BP’s Oil Spill Probe Reportedly Faults Its Own Engineers

BP is apparently putting some blame for the Deepwater Horizon oil rig explosion on its own engineers. According to a Bloomberg News report, the oil company’s internal investigation misread a test of the well’s stability on April 20, the day of the disaster.

A person familiar with the internal BP report told Bloomberg that pressure data from that test indicated a blowout was imminent. But because it was misinterpreted, workers aboard the rig began replacing drilling fluid in the well with seawater, a substance that was too light to prevent natural gas that was already leaking into the well from shooting up the well pipe to the rig. The gas then exploded, killing 11 workers and spawning the worst oil spill in U.S. history.

According to Bloomberg, the 200-page internal BP report was compiled by a team of BP investigators led by the company’s head of safety and operations. It concludes that the oil giant bears “partial responsibility” for the Deepwater Horizon disaster. However, it also places some blame on Transocean Ltd., the owner of the doomed rig, Bloomberg said. The findings are to be released in the next 10 days.

According to Bloomberg, one of the managers in charge of interpreting the test data on the well was put on administrative leave pending the results of BP’s internal investigation. Other workers also have been put on leave.

An eight-member investigation team from Coast Guard and the Interior Department has asked BP to turn over a copy of the report as soon as possible, Bloomberg said. That panel’s investigation is focusing on how BP employees aboard the rig and in Houston failed to detect signals that the well was about to erupt.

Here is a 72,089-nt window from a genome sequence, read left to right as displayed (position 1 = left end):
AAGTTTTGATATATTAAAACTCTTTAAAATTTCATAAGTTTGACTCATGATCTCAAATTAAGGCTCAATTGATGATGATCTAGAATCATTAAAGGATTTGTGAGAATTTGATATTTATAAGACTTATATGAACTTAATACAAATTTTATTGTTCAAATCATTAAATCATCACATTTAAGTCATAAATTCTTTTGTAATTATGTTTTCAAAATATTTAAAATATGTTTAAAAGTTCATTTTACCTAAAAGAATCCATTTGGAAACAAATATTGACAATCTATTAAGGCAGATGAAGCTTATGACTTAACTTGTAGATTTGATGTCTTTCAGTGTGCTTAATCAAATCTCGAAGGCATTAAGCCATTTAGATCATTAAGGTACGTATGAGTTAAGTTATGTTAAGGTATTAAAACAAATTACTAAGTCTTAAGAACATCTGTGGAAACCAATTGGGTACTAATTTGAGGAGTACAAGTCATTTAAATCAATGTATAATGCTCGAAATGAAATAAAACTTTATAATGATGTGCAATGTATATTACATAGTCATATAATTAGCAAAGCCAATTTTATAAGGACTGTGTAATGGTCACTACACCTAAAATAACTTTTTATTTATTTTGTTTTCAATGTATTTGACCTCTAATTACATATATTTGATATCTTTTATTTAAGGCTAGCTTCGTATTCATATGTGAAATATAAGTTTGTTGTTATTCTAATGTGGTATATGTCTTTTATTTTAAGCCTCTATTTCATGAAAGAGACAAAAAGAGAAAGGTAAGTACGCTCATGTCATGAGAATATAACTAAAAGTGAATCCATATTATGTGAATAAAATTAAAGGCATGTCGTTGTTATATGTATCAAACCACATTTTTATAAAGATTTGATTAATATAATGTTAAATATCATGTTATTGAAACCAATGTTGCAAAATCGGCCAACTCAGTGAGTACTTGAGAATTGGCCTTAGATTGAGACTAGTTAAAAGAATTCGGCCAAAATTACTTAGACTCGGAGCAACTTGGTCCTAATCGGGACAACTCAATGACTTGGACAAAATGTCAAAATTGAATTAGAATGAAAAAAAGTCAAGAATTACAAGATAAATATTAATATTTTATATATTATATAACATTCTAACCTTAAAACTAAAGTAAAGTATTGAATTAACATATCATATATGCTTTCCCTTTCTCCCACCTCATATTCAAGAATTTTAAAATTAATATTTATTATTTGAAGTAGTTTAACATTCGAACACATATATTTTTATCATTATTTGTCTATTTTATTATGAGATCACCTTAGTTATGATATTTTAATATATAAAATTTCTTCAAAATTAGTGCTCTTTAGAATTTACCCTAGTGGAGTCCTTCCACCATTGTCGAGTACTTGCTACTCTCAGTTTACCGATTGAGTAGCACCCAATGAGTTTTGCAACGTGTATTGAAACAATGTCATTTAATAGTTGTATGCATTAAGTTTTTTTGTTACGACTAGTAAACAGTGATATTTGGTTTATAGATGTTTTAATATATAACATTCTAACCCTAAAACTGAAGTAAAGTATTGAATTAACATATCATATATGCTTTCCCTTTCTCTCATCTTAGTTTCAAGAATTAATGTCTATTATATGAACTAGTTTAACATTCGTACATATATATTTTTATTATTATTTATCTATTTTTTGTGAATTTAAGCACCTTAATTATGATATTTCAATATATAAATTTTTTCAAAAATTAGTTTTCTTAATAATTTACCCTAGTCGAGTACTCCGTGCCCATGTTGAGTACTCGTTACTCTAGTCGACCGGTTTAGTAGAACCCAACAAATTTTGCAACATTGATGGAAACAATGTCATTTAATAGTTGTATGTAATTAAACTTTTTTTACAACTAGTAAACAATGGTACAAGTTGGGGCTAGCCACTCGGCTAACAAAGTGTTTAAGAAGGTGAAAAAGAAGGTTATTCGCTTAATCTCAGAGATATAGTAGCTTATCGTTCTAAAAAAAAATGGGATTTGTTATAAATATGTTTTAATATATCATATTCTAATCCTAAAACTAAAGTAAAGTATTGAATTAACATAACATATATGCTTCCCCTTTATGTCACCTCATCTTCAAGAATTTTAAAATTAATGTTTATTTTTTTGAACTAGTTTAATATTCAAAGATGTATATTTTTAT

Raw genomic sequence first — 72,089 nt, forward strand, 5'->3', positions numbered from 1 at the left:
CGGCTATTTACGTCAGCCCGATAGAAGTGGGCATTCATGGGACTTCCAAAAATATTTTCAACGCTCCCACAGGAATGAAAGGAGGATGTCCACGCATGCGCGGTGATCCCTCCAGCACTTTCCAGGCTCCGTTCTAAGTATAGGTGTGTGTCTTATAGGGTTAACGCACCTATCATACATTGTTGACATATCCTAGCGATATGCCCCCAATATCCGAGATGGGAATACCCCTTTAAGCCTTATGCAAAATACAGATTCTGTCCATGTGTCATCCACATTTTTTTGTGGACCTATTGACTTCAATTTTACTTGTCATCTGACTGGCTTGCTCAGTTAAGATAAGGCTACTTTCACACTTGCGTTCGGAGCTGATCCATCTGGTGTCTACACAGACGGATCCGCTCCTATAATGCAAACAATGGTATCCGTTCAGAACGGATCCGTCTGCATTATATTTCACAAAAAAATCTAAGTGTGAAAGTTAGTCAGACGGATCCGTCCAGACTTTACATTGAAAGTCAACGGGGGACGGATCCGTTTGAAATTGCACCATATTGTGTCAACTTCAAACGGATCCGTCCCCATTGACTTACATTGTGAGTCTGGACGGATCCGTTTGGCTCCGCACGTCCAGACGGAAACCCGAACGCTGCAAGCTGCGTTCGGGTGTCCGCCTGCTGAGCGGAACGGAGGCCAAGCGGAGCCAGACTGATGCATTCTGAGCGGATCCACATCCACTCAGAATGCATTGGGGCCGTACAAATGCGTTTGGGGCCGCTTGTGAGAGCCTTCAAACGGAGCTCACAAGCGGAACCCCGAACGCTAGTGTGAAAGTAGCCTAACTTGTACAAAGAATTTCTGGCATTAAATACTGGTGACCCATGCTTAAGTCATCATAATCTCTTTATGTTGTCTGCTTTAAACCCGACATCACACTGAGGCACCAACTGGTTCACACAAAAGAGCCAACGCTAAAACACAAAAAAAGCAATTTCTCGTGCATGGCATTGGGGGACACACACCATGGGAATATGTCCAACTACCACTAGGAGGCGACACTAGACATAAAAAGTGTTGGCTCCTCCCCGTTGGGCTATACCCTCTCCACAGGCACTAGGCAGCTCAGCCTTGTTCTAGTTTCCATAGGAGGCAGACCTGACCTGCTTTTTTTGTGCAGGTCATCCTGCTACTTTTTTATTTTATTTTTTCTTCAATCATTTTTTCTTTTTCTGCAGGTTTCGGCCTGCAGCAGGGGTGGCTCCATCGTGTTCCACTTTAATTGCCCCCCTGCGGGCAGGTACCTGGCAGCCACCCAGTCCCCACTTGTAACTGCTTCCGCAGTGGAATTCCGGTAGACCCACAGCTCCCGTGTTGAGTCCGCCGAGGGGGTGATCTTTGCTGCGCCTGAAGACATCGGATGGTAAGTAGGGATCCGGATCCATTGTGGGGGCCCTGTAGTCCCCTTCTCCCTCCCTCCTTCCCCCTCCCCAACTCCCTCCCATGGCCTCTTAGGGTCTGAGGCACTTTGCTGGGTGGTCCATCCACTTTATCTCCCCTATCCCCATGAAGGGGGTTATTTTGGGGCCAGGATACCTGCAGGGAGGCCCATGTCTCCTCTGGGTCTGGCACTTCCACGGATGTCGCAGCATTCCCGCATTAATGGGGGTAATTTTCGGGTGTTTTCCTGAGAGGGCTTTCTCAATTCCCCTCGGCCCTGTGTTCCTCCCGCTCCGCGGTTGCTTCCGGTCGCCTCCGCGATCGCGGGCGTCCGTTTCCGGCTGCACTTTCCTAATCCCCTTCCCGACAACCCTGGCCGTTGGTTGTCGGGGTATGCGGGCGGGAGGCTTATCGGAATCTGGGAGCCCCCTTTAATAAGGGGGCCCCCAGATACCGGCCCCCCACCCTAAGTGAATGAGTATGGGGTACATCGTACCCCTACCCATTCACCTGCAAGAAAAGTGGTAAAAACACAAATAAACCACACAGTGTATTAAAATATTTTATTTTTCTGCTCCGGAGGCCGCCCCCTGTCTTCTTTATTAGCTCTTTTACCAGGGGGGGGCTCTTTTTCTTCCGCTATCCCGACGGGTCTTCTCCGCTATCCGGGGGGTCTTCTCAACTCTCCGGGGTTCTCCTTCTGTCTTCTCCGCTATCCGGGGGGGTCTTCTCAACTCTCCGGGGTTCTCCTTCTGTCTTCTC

Meanwhile, BP’s plans to permanently kill its leaking well in the Gulf of Mexico have been delayed once again, according to The Washington Post. Engineers were supposed to begin removing a temporary containment cap put in place last month in order to remove the well’s failed blowout preventer and replace it with a new piece of equipment. After that, engineers are to finish drilling a relief well that will be used to permanently plug the well with cement and mud.

According to the Post report, BP announced the postponement in a Twitter posting this morning. It did not say how long the delay will be.

According to government estimates, 4.9 million barrels of oil escaped from the well between the April 20 explosion aboard the Deepwater Horizon oil rig and the deployment of the temporary containment cap that finally stopped the flow on July 15.

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